As a young woman living in downtown Seattle, I would be elated if I could make it to work without being asked for change, or better yet, without crackheads and homeless men whistling at me and asking me to be their "sugar mama." I know it is not a perfect world so I expect some of that behavior, but here it is entirely out of control. This blogger is fed up, I am fed up, my neighbors are fed up, and the mayor continues to think these solicitations are not an issue.

      It is not about not wanting to give/help. I DO give to charities, I donate regularly to Goodwill, I call the cops every time I see suspicious or threatening activity going on, I try and do good things for my community. And it's certainly not as simple as just politely saying no. I have been followed, cursed at, and even spit on for telling a panhandler "no." I don't want to be harassed when I walk through this town anymore! There needs to be some boundaries.

      Where do you live? Maybe I can send all these vagrants to your neighborhood for a week so you can try following your own "easy steps." I'd like to see how level-headed you are after 15 open hands and empty Starbucks cups are shoved in your face every day. I guarantee you, it will make you want to scream.

    2. Mariksa:

      I live in SLU. The vagrants haven't quite made it to hang out around my apartment building yet, but they're pretty close, and I walk by some about every day. I also hang out in Belltown all the time, so I know what it's like there. I've had people follow me for a little ways to try either giving me their story, or chat me up or something, once in a while someone obviously off-balance will curse at me (but so what? they have mental problems, what do I care if they curse at me?). I've never had anyone get actually aggressive toward me when I denied them money. Maybe I've been lucky, or maybe you and I give off different signals.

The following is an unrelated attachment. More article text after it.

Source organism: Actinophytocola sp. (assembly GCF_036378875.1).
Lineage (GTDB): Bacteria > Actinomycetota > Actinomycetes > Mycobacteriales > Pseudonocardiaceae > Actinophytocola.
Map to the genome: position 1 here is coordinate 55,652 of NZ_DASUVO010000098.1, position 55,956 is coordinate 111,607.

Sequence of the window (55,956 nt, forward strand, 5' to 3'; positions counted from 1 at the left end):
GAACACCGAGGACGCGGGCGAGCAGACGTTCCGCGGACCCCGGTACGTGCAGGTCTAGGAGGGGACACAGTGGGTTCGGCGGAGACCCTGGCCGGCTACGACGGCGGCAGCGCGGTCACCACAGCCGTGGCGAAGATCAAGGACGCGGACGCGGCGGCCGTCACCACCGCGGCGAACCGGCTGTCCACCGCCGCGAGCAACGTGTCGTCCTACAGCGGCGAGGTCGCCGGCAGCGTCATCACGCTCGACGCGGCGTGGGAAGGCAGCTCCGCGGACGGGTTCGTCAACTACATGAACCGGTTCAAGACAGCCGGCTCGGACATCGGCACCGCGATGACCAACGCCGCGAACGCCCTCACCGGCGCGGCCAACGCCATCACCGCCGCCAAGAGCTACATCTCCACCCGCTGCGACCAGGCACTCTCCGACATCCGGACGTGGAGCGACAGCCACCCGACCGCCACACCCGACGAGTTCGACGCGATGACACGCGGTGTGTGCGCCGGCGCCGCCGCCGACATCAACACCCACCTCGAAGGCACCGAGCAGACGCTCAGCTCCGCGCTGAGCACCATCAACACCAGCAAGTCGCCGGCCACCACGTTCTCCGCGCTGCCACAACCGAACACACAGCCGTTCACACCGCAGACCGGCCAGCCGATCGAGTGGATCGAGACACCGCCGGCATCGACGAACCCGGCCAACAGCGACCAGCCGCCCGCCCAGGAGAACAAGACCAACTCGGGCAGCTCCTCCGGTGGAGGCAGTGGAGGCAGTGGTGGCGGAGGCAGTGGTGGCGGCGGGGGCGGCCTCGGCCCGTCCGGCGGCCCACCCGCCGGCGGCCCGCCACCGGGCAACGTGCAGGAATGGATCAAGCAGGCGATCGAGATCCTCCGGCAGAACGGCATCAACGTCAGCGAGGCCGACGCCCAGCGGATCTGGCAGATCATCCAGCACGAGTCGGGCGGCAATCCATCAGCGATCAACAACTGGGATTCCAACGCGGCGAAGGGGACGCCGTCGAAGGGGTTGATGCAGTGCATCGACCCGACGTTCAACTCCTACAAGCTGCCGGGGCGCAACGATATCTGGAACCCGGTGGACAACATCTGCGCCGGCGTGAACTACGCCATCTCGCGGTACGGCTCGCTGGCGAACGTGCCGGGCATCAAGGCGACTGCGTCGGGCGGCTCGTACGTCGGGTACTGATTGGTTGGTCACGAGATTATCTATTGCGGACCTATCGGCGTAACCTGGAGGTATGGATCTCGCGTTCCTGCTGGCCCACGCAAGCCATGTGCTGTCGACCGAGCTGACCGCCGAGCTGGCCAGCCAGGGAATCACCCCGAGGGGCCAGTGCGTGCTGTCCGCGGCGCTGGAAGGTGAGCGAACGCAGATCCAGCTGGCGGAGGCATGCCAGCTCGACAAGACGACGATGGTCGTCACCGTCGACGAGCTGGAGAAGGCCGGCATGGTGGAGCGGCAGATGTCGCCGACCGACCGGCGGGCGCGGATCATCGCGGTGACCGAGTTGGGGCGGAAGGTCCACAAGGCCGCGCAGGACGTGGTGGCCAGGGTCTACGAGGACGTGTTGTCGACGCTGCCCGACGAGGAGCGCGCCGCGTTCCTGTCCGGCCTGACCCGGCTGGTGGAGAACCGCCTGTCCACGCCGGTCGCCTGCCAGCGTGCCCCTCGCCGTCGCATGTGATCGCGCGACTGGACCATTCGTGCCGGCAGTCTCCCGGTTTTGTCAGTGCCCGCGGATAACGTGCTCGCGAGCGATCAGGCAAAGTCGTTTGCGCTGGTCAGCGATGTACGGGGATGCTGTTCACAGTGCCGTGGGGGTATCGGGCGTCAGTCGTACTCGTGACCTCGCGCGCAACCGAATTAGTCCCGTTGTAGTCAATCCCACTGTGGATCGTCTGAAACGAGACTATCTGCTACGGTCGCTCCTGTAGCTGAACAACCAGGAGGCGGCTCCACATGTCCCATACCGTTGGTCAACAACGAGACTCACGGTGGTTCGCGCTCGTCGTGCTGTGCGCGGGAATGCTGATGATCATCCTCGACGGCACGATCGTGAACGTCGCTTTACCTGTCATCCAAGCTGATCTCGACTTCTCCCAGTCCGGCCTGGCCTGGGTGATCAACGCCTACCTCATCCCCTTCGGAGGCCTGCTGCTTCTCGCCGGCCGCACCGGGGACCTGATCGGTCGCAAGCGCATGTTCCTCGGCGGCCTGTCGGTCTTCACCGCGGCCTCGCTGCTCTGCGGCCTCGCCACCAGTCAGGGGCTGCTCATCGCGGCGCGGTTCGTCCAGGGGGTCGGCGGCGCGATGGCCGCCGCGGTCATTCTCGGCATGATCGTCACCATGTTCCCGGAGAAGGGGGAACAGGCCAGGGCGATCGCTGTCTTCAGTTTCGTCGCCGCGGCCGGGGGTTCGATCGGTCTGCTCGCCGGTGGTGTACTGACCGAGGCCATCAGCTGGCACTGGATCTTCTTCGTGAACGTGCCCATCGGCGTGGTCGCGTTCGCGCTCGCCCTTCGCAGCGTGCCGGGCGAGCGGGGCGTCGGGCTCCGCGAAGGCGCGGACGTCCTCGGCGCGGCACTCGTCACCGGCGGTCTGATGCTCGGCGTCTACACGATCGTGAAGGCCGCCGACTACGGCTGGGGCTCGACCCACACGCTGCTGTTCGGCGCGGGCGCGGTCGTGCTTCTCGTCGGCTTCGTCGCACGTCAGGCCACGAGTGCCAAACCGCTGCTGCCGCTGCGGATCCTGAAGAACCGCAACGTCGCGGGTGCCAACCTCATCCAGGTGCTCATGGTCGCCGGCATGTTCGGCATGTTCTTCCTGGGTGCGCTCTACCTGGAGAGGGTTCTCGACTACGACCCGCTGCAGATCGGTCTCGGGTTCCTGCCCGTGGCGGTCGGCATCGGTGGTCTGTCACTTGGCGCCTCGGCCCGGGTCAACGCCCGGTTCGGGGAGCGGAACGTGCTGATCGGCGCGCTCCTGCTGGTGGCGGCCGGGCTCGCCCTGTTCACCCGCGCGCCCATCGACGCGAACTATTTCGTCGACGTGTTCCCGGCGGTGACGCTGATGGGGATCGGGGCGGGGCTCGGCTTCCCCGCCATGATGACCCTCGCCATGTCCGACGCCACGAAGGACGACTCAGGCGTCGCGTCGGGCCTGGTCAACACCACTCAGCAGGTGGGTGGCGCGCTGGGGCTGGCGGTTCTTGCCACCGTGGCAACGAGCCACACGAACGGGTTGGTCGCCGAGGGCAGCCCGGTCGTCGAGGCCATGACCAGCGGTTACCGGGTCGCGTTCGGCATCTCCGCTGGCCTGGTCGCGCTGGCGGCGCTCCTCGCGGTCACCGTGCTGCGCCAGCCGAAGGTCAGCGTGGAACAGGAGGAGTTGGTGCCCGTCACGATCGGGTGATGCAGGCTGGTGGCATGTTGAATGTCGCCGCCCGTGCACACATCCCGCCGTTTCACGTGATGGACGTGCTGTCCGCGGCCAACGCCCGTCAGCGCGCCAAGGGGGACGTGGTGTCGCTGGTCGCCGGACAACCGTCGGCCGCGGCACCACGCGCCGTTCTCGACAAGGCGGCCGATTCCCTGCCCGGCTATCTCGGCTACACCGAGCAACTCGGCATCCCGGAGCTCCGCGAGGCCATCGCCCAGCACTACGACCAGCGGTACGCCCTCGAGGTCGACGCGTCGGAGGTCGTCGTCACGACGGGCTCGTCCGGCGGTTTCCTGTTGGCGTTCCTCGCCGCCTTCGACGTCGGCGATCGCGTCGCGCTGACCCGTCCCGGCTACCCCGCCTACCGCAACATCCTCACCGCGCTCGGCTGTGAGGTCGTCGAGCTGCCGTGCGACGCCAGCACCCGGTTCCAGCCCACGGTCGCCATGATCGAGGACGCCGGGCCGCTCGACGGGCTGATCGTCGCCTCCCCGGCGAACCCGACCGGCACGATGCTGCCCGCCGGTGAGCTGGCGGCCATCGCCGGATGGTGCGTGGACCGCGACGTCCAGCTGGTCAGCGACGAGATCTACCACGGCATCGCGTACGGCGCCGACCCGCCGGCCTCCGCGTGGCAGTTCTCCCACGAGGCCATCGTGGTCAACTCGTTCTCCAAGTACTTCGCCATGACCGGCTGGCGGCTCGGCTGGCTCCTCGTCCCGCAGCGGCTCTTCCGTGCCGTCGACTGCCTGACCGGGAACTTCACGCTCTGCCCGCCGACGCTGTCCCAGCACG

I imagine it might be a little more intimidating as a woman walking alone. But have any of these people actually accosted you? Would you be less upset if it were construction workers whistling at you? Do you think these people are going to sexually assault you or does your experience tell you that they're just hooting at you?

      Obviously one must maintain situational awareness. Not everyone is harmless by any means, and the people who are either physically threatening or outright assaulting pedestrians should be arrested. Ideally if they're mentally ill, they should get treatment enough to not be a menace. But again in my experience, the actual menacing vagrants are the minority, and the ones who are actually menacing are groups of young men who are not vagrants, just hoodlums.

      As for someone spitting on you, that's assault. You should call the police (or if you or someone in your party slugged the offending party, I certainly wouldn't criticize you, though you should probably make sure you can defend yourself if you need to). Even if the cops don't do anything by the time they arrive, at least you've made them come out there. Make them file a report so it gets into the crime statistics. Relying on a councilperson to pass legislation based on vague definitions like "aggressive panhandling" is just going to backfire, like it did last year.

      But if you don't do anything but complain on blogs, well, what do you expect to happen? The Mayor to arrive from the skies and beat the derelicts back? Phoenix Jones can only be so many places at once. I don't think Mayor McGinn installed those treatment centers around there. Lobby to have them moved so they're someone else's problem (but good luck with that).

      And for the record, I'm very supportive of greater police presence downtown, *before* 2am. But someone's gotta pay for it. Are you willing to pay more in taxes for more police presence? Let the city council know.

      I don't like the unsightly bums and crackheads on 2nd Avenue any more than anyone else. I'm not saying they should be there. I'm saying when people ask you for money, even if it's in what you interpret as an aggressive manner, be assertive, say no, repeatedly if necessary, and get on with your life.

      "What disturbs men's minds is not events but their judgments on events." -- Epictetus

  4. Matunos:

    You must live on the Eastside.

    1. elise:

      See above. If I lived on the Eastside, I'd just crack some joke about how much downtown sucks.

      But maybe if you guys think downtown sucks so bad, you should try the Eastside. ;-)

  5. Its the Crazy's and thugs wandering around that city that drives me to Carry a 40. Cal Semi auto.